The Good, The Fad And The Ugly

Summary

  • Fad diets can be tempting as they offer short term solutions to a complex problem. However, they can lead to nutritional inadequacies such as energy and nutrient deficiencies.  
  • Claims that sound too good to be true probably are. 
  • Good nutrition is about healthy sustainable dietary behaviour.
  • Make healthier choices, eat a nutritionally balanced and varied diet with appropriately sized portions, and include daily physically activity. 
  • The best way to lose weight and keep it off is to combine an active lifestyle with healthy eating.
  • For credible nutrition advice, seek the expertise of a Registered Dietitian (RD) or Registered Nutritionist (RNutr).

Fad diets, what are they all about?

A fad diet refers to a dietary plan that promotes outcomes such as rapid weight loss or health advantages without robust scientific evidence to support its claims.  Often these diet plans involve restrictive eating patterns and the avoidance or elimination of food groups such as dairy or carbohydrates, despite not having a medical diagnosis such as coeliac disease which requires a gluten-free diet or ketogenic diet for seizure management and certain metabolic disorders.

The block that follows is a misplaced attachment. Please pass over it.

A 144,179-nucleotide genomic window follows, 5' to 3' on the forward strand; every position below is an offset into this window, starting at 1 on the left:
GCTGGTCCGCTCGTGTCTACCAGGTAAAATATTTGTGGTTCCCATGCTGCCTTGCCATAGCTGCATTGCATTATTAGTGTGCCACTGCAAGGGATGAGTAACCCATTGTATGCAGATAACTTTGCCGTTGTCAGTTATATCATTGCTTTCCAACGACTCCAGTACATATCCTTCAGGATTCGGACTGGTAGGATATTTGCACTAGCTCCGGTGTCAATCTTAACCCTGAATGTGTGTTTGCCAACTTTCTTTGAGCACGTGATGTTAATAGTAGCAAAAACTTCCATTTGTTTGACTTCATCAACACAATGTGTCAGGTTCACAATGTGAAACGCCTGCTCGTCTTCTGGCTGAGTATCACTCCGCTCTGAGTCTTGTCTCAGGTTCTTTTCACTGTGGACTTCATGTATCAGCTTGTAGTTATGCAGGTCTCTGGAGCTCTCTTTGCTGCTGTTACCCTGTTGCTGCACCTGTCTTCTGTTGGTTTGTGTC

A fad diet might instruct what types of foods you eat such as juice cleanses, the Paleo diet, the raw food diet and also when you eat them such as fasting regimen diets.  The removal of whole food groups and severe energy restriction can increase the risk of nutrient deficiencies or energy deficiency.  

For example, the Carnivore diet which consists entirely of meat and animal products and excludes all other foods can lead to inadequate intake of carbohydrates, fibre and many vitamins, while being high in saturated fat which is an unhealthy balance of nutrients for cardiovascular and gut health.  Juice cleanses are low in calories, protein, fat, calcium, iron, iodine, selenium and vitamin B12. 

Furthermore, diets that require a fixed calorie intake or specific foods may be particularly challenging for those on low income for reasons such as food availability, accessibility and affordability[1, 2].

New Year, New Me

With a new year comes the tradition of making New Year’s resolutions as people tend to think about future goals for self-improvement.  According to a Healthy Ireland survey 90% of people in Ireland indicated a desire to make at least one change in their lives to improve their health and wellbeing[3]. January sees trends for detoxes, cleanses and extreme weight loss diets thrive as this tradition becomes an opportunity for the commercialisation of new products or services.  

Fad diets are unsustainable long term and often give people a false sense of hope when initial weight loss is achieved.  Weight regain is common following voluntary attempts of dieting and is often greater than the weight lost during the dieting period[4-7]

The influence of social media